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Walking other people’s roads

by
03 July 2015

Peter Price considers two symposia dealing with world theology

Mission on the Road to Emmaus: Constants, context and prophetic dialogue
Cathy Ross and Stephen B. Bevans, editors
SCM Press £25
(978-0-334-04909-8)
Church Times Bookshop special price £22.50

 

Jesus without Borders: Christology in the majority world
Gene L. Green, Stephen T. Pardue and K. K. Yeo, editors
Eerdmans £12.99
(978-0-8028-7082-7)

 

IT IS an all-too-rare experience to have two significant books on mission appearing at the same time. Mission on the Road to Emmaus and Jesus without Borders complement each other.

Described as "aimed at scholars and students of missiology", Mission on the Road to Emmaus is perhaps the most accessible of the two, and should interest, and, I hope, inspire a wider group than those for whom it is specifically intended. The range of scholarship is worldwide and broad in its theological outlook, incorporating writing from teachers of Pioneer Leaders from the UK, Jonny Baker and Cathy Ross, as well as contextual Roman Catholic theologians, Stephen Bevans and Robert Schreiter.

The core theme of the book is mission as prophetic dialogue, using the story of Jesus on the road to Emmaus as the template for the succeeding essay on the significance of Jesus in various contexts. The first three chapters imaginatively re-state the "constants" in Christology, with a notable contribution from Kirsteen Kim on Jesus, mission, and the Holy Spirit in Luke-Acts.

In the second section, which seeks to address "Ecclesiology: Mission of the Church as Prophetic Dialogue", there is a timely contribution on the issue of migration, where people for various reasons "leave our homelands or our places of comfort and pass over into people's cultures, languages, economic standards." Such movement, the author, Emma Wild-Wood, argues, "has the potential to offer a prophetic challenge to the Church in the destination country, which may not be easy to receive", Cathy Ross offers a salutary reminder of the significance of hospitality to the stranger as what the incarnation exemplifies, offers, and requests.

The much disputed, though little discussed, doctrine of eschatology is addressed in the third section, with contributions on the significance of ecojustice to the Church's mission, and the continuing challenge of understanding "the hotly contested areas of justice with which Christian mission has to engage".

"Soteriology: Salvation as Prophetic Dialogue" is the theme of the fourth section. Here the issues of reconciliation and woundedness find powerful advocates in the two contributions by Robert Schreiter and S. Mark Heim.

The penultimate section, "Anthropology: Mission as what it means to be human", begins with a helpful survey of contemporary women's contributions to prophetic dialogue in mission, by Frances Adeney. Maria Cimperman offers a significant reflection on hope, and this is powerfully illustrated with stories of justice, love, and peacemaking, while reminding readers that, for many, "Hope is the thin air." A more critical assessment of the Church in Africa by Joe Kapolyo ends this section with a critique of the core values on the establishment of the Church, and his perception that of the failure of African Christianity to root itself culturally.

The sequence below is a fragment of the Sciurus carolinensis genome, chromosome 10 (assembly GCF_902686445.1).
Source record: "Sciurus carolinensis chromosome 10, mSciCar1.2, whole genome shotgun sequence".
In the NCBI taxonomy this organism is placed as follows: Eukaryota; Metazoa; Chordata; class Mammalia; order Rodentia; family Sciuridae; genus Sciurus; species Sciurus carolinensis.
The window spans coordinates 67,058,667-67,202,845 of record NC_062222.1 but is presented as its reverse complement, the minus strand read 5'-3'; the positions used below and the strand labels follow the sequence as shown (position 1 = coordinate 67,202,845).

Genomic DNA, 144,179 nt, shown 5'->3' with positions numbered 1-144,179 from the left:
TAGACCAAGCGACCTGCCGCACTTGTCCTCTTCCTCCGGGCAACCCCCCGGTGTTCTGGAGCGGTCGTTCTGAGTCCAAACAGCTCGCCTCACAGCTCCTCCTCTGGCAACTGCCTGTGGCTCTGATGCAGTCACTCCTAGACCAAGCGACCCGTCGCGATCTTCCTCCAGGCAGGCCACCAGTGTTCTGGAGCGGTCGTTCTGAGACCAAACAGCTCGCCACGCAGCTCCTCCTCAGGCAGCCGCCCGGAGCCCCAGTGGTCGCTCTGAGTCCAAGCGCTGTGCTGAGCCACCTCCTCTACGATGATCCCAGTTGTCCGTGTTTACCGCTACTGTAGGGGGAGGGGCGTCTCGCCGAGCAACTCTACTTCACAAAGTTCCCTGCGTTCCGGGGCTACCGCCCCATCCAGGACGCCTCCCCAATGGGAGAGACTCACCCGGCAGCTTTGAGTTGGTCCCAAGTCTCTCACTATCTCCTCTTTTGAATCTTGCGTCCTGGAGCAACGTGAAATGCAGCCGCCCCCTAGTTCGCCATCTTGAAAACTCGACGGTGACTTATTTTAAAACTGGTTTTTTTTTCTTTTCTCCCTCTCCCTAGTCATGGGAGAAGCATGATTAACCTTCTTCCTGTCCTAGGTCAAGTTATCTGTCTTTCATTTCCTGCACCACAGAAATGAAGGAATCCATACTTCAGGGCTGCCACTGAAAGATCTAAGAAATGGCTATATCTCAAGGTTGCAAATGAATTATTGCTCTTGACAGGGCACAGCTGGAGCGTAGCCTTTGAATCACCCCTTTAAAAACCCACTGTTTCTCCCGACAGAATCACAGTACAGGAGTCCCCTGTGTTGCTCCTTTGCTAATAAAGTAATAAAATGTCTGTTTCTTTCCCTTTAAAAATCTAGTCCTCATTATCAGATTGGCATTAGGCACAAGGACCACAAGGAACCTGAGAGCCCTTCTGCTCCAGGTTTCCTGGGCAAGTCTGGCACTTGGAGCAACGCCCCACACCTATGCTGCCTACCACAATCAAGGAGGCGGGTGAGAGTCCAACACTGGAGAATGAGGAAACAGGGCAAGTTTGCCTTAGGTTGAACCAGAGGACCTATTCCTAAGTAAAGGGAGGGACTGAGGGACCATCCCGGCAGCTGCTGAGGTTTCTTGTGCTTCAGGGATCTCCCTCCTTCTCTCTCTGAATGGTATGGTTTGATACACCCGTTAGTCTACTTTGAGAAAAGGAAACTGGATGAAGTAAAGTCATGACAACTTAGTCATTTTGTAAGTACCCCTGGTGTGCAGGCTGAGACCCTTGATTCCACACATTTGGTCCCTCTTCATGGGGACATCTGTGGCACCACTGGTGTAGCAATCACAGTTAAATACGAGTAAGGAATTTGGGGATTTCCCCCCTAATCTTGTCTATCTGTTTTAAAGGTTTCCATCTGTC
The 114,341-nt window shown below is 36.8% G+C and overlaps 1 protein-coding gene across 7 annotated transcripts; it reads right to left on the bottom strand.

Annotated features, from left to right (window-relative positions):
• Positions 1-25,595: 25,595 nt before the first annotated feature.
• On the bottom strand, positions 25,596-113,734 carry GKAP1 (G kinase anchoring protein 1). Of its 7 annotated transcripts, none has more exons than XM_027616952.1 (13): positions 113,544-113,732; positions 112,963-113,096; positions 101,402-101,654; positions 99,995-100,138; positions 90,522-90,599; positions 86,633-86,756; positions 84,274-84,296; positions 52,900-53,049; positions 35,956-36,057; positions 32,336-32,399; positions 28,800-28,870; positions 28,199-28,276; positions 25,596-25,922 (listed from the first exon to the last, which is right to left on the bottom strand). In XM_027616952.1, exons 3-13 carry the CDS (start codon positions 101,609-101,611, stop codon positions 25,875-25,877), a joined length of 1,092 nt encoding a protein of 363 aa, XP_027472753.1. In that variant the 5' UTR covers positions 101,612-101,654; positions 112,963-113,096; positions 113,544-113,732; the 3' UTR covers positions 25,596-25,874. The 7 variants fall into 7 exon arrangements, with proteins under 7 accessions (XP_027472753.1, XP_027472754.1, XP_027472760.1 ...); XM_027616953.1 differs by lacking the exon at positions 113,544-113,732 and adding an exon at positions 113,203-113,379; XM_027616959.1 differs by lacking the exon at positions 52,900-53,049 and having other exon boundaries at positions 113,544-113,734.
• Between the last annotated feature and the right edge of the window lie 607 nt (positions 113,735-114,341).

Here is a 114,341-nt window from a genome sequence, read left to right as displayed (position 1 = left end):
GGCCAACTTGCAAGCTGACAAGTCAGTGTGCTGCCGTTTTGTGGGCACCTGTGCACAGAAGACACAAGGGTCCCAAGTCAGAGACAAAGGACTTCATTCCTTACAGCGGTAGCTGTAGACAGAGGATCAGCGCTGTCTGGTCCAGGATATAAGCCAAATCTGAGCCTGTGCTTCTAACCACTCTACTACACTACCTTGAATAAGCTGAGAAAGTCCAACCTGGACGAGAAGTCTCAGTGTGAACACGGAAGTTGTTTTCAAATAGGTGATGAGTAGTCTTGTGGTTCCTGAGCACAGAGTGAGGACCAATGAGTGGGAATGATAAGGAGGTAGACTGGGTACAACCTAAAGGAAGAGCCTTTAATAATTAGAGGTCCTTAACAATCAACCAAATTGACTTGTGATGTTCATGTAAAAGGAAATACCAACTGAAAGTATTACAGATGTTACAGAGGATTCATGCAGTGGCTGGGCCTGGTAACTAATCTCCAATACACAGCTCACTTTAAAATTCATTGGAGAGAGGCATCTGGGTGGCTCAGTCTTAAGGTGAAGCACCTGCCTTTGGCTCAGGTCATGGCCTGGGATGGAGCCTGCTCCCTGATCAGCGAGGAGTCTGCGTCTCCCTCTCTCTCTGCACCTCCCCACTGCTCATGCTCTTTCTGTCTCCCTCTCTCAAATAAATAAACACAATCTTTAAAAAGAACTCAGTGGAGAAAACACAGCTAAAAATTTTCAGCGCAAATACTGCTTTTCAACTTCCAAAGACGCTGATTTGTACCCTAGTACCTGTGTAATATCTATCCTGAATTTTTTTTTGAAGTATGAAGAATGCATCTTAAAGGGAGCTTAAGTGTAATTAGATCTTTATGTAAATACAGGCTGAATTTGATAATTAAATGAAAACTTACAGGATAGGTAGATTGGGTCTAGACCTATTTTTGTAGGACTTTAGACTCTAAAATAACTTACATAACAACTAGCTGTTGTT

Finally, part six offers three essays on "Culture: Mission and culture in prophetic dialogue". Key to this section is the final chapter by Stephen B. Bevans on contextual theology and prophetic dialogue. His work in this area has been monumental, and forms the basis and shaping of the whole book.

This is a brave book, not least because it seeks to place alongside one another exercises in missiology from different ecclesial, cultural, and theological perspectives. Occasionally, I felt a certain grinding of gears, but perhaps it is all the better for that. This symposium is essential reading for all who would seek a broader understanding of the implications of doing mission today.

Jesus without Borders: Christology in the majority world is the first work in the emerging Majority World Theology series. Biblical scholars from various parts of the world discuss the significance of Jesus in their various contexts. Immediately, this work does not have the overall appeal of the Mission on the Road to Emmaus. Its subject-matter is more defined. This is about Christology from a variety of perspectives, from Europe and North America to Asia, Latin America, and Africa.

The opening chapters offer a series of theological engagements on the nature and meaning of Christology in different contexts, based on the Chalcedonian Confession. Each essay explores in context what T. F. Torrance described as the task of Christology, "to yield the obedience of our mind to what is given, which is God's self-revelation in the objective reality, Jesus Christ". The second section, on biblical explorations, offers some outstanding commentary on St John's Gospel through Palestinian eyes, and 1 Peter from a Kenyan perspective.

Though more specialised, this book offers not only readability, but imaginative and prophetic biblical explorations. If it is a sign of things to come in this series, there is much to be eagerly welcomed.

 

The Rt Revd Peter Price is a former Bishop of Bath & Wells.

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